With more than half the expected ballots counted Tuesday night, the Multnomah County election website showed the fluoride proposal failing, 60 percent to 40 percent.
Voters in Portland twice rejected fluoridation before approving it in 1978. That plan was overturned two years later, before any fluoride was ever added to the water.
The City Council voted last year to add fluoride to the water supply that serves about 900,000 people. But opponents quickly gathered enough signatures to force a vote on the subject.
Voters had weeks to make their choice in the mail-ballot election. By Tuesday it was too late to rely on the postman, so drop boxes were placed across the city to accommodate those who waited until the final day to make a decision.
"We were still getting ballots from drop sites close to 8 p.m.," said Eric Sample, a Multnomah County elections spokesman. That meant a "pretty darn long night" of vote counting that likely would stretch into Wednesday, he said.
Mayor Charlie Hales, a fluoridation supporter, didn't wait for a final tally.
"The measure lost despite my own 'yes' vote. That's sure disappointing, but I accept the will of the voters," he said in a statement released shortly after the first totals were announced.
"We're very excited with how the numbers look," said Kellie Barnes with the anti-fluoride group Clean Water Portland.
If the early returns hold up, "then Portlanders spoke out to value our clean water and ask for better solutions for our kids."
Supporters and opponents of fluoridation have raised hundreds of thousands of dollars and traded accusations of sign-stealing and shoddy science in an election that has been the city's most contentious of the 21st century.
A sampling of voters dropping off ballots earlier Tuesday in rainy Pioneer Courthouse Square found people opposed to fluoridation.
"People don't like change. When in doubt, say no," said Tracy Rauscher, a native Portlander who, like a native Portlander, did not use an umbrella.
Portland's drinking water already contains naturally occurring fluoride, though not at levels considered to be effective at fighting cavities. Backers of fluoridation say adding more of it to the water is a safe, effective and affordable way to improve the health of low-income children whose parents don't stress proper nutrition and dental hygiene.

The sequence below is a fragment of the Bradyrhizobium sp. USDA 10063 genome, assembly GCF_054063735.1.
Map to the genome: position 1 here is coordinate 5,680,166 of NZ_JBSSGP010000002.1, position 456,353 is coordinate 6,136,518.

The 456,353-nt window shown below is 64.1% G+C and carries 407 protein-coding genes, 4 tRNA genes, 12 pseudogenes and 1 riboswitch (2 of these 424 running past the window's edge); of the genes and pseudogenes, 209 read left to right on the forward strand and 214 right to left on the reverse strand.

Opponents describe fluoride as a chemical that will ruin the city's pristine water supply, and they argue that adding it would violate an individual's right to consent to medication.
Although most Americans drink water treated with fluoride, it has long been a contentious topic. In the 1950s, fluoridation was feared as a Communist plot. Today, people worry that its effect on the body has not been sufficiently examined.
"I don't want chemicals in my water," Sarah Lazzaro said after voting Tuesday. "I know that there are really no known health risks with it, but there's a lot of things we find out later in life really do have health risks."
The issue re-appeared on Portland's radar late last summer, when health organizations that had quietly lobbied the City Council for a year persuaded the panel to unanimously approve fluoridation by March 2014.
Days before the vote, 227 people — most of them opponents — signed up to testify at a public hearing that lasted 6 1/2 hours. When their objections weren't heeded, they quickly gathered tens of thousands of signatures to force Tuesday's vote.
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